That may be true, but the party establishment still has some last minute kneecapping to send Trump's way. In what may be the absolute height of irony, 2012 failed Republican nominee Mitt Romney is hitting Trump on not releasing his taxes to the public for scrutiny. Failure to release his own taxes when asked was just one of the campaign mistakes that led to Romney's own presidential race loss.

Republicans aren't the only ones whose race might be mostly settled by Wednesday morning. Democrats are also looking at an election contest day that could either establish the likely nominee or project a campaign season that may last all the way to the DNC convention.

With a likely win in South Carolina on Saturday, and a five point victory in Nevada the week before, former Secretary of State Hillary Clinton is looking at the dozen diverse caucuses and primaries on Tuesday as a way to show once and for all that she has momentum and appeals to a more diverse body of voters than her rival, Independent Vermont Senator Bernie Sanders.

Sanders, who has had massive fundraising success and huge crowds, performed strongly in Iowa caucuses and blew Clinton away in New Hampshire's primary, but his appeal to new voters and especially younger voters has yet to overcome Clinton's lead with minorities and those outside the millennial demographic.

For Sanders, Super Tuesday will be his chance to show that he can bring in the multi-racial, multi-age, multi-gender, multi-economic coalition that the Democrats will need in November both to keep the White House and flip the Senate back into party control. That could be a daunting task, with most of the states voting Tuesday being not his demographic strengths.

"There hasn't been a great deal of polling in the Super Tuesday states, so we don't have a complete picture of what might happen. And of course, things could change over the next week," writes the Washington Post. "But we can get a hint from a series of polls recently released by Public Policy Polling, which included primary voters in nine of these 11 states (Colorado and Minnesota were the exceptions). In seven of the nine - Alabama, Arkansas, Georgia, Oklahoma, Tennessee, Texas, and Virginia - Clinton was ahead, by margins ranging from tiny (2 percent in Oklahoma) to overwhelming (34 percent in Georgia). Sanders led only in Massachusetts and his home state of Vermont. Many of these states are also heavy with the African-American voters with whom Clinton does particularly well."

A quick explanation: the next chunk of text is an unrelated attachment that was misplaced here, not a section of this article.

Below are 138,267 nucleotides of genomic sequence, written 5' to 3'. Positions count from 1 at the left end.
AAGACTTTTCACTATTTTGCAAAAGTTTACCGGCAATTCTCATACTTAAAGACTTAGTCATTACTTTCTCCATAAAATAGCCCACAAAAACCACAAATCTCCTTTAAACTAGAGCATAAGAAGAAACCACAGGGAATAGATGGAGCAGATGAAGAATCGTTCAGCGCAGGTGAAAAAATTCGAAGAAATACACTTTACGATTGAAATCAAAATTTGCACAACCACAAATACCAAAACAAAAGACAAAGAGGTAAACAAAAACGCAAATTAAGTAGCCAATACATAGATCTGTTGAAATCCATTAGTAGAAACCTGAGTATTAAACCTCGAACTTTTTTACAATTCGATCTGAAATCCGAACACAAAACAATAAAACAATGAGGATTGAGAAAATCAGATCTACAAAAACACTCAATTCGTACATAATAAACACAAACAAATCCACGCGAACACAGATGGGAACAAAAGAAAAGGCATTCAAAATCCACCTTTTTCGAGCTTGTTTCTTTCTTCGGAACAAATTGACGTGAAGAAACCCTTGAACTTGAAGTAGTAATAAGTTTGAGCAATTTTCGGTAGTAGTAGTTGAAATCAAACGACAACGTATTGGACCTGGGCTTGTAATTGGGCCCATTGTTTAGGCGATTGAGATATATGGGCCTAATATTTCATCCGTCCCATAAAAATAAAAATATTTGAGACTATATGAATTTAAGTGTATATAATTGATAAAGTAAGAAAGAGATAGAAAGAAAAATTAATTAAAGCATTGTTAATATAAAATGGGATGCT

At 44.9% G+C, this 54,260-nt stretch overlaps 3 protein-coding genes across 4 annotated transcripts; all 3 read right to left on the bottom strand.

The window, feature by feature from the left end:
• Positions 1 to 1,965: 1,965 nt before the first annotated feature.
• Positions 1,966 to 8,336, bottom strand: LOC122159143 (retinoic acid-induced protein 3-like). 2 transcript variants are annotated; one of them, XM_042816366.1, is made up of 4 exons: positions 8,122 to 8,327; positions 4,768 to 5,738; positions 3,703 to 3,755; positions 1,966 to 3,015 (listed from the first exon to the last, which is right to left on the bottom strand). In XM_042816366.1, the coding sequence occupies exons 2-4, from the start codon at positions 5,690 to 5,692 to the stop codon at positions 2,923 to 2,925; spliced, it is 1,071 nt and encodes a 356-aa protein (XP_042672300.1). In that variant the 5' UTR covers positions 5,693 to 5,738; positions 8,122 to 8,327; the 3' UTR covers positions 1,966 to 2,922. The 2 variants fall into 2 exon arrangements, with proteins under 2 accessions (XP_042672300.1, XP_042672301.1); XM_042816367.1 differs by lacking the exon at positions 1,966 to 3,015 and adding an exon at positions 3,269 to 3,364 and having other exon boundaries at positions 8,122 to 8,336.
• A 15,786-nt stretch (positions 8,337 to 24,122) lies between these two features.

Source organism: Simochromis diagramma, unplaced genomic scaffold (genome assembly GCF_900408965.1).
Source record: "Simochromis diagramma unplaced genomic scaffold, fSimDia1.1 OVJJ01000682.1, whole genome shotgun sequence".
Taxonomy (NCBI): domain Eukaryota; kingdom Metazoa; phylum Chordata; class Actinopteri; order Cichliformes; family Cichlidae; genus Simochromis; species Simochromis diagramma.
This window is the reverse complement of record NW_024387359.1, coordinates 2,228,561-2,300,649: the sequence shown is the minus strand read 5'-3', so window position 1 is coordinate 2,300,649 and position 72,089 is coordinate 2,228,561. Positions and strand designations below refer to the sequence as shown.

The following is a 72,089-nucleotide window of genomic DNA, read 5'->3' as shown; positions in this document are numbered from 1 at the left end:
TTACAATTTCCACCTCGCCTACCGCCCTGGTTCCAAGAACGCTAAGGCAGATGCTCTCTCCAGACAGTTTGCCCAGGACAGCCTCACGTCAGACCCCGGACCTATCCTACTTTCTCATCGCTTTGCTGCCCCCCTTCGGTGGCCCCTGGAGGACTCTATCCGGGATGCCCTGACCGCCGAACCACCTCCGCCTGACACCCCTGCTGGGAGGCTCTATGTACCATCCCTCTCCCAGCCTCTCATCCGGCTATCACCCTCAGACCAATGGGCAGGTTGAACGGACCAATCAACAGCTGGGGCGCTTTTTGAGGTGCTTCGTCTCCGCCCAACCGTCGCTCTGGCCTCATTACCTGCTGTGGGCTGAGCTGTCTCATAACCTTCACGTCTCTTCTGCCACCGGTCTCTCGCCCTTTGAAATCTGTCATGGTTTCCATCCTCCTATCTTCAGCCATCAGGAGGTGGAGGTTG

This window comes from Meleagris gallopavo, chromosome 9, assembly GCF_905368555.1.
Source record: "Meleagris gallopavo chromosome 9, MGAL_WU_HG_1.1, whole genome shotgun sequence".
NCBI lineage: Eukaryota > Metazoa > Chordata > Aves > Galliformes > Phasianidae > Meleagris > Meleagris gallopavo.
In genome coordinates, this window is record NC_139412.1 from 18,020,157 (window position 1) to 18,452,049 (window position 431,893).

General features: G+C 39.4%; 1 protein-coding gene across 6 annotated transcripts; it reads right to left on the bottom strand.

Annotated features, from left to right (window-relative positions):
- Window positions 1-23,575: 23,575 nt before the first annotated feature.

Still, there will be 974 delegates up for grabs, and none of the states are winner take all, so it will be impossible for Clinton, even in a sweep, to score enough delegates to put the nomination away. Not even with her massive lead in super delegates, which changes the race from a tied one to one where she is over 400 delegates ahead. Even with Clinton wins in most states, the delegates divvied out could leave the pledged delegate counts within striking distance of each other. Yet without a significant number of state victories to tout heading into the next round of contests, it's difficult to see Sanders being able to justify remaining in the race. For his candidacy to stay viable, he needs to show that he wins states, not that he wins delegates, and Super Tuesday is the event where he must make that happen.

Super Tuesday is Tuesday, March 1, and we will have results and analysis on Wednesday.

This piece was reprinted by Truthout with permission or license. It may not be reproduced in any form without permission or license from the source.

Robin Marty

Robin Marty is a freelance writer and editor from Minneapolis, Minnesota. Formerly, she worked as the director of special projects for the Center for Independent Media.